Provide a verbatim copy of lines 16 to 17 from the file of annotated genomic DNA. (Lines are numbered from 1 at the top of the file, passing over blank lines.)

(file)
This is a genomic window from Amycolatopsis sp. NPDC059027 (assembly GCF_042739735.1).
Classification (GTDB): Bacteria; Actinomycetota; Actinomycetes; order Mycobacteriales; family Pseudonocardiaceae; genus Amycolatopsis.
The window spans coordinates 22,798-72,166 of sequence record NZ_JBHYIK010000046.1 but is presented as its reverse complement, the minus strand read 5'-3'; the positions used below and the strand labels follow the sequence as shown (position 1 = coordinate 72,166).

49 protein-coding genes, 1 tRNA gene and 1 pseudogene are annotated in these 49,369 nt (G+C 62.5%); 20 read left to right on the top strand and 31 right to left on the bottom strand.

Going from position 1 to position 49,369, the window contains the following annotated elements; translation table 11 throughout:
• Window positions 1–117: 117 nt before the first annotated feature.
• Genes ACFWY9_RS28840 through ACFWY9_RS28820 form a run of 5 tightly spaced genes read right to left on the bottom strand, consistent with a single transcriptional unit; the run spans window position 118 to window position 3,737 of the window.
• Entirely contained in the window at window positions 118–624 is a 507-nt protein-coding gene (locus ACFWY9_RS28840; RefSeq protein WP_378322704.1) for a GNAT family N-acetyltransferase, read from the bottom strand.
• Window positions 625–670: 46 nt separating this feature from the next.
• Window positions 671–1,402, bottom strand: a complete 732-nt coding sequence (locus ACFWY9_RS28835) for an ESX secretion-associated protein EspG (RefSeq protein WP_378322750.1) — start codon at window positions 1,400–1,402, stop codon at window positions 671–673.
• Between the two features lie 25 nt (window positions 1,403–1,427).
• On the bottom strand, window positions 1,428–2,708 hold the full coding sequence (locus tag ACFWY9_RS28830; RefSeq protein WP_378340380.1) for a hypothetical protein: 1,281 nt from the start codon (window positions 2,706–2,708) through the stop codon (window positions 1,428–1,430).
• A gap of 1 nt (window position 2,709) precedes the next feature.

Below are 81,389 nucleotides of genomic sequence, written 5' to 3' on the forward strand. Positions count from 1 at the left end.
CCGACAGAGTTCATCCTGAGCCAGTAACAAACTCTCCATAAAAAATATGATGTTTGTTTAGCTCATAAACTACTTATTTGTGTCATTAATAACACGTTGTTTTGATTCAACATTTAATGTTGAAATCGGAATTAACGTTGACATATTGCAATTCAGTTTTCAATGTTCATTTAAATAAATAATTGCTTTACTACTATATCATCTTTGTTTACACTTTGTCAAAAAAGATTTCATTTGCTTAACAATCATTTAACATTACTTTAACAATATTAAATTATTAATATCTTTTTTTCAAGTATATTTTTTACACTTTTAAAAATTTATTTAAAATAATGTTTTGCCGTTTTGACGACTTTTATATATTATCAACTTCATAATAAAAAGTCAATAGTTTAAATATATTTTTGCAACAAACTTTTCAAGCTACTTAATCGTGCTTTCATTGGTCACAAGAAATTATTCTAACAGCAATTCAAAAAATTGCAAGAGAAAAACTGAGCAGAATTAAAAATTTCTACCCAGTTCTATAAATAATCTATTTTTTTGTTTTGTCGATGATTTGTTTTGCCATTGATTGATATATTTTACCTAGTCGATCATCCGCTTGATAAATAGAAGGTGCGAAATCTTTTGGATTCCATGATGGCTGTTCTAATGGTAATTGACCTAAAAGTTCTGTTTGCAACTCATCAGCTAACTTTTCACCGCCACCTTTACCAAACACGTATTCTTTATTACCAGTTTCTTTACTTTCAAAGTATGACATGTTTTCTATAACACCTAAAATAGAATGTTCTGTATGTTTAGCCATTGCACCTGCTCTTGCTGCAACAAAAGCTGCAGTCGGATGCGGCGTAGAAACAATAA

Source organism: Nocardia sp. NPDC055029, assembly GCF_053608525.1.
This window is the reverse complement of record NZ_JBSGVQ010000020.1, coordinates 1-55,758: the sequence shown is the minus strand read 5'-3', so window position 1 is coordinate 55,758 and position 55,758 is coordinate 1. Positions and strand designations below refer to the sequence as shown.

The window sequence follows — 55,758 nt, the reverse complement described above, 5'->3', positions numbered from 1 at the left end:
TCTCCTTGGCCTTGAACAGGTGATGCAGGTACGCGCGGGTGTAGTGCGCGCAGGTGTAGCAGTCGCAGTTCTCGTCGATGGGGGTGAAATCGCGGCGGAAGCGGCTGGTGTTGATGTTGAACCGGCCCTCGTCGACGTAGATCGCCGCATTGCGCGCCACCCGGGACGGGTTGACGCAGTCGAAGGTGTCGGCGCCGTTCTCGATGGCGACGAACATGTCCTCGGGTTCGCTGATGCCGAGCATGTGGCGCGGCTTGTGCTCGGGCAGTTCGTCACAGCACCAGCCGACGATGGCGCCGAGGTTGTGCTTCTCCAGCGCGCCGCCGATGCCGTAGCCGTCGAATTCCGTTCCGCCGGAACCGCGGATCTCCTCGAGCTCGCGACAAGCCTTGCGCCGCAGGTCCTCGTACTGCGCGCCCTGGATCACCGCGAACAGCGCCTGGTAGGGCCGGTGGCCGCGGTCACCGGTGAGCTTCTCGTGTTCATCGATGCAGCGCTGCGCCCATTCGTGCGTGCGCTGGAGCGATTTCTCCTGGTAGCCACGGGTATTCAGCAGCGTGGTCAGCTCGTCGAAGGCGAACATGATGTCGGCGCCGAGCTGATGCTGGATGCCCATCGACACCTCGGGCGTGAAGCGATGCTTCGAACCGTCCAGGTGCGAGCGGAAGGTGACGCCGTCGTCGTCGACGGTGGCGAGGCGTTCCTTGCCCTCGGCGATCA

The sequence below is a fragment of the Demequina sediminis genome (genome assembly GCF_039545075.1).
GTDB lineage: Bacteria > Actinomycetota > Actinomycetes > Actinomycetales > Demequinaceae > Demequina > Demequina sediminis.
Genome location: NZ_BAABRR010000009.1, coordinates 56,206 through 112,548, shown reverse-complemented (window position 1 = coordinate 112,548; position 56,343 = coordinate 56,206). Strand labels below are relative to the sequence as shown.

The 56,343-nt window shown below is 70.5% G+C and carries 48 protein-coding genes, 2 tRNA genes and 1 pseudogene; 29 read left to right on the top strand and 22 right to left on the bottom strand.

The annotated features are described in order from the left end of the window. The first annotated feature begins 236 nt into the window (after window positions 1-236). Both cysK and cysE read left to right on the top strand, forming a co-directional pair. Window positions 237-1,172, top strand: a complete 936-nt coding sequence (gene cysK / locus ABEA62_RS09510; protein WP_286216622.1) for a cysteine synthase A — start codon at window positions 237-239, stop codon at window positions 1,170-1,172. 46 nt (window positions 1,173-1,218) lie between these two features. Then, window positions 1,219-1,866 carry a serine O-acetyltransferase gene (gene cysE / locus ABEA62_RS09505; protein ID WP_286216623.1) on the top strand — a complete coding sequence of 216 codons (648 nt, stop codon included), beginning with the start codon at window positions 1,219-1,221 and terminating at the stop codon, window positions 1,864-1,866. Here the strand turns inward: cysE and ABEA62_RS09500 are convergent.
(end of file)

Source organism: Nocardia sp. NPDC055029, assembly GCF_053608525.1.
This window is the reverse complement of record NZ_JBSGVQ010000020.1, coordinates 1-55,758: the sequence shown is the minus strand read 5'-3', so window position 1 is coordinate 55,758 and position 55,758 is coordinate 1. Positions and strand designations below refer to the sequence as shown.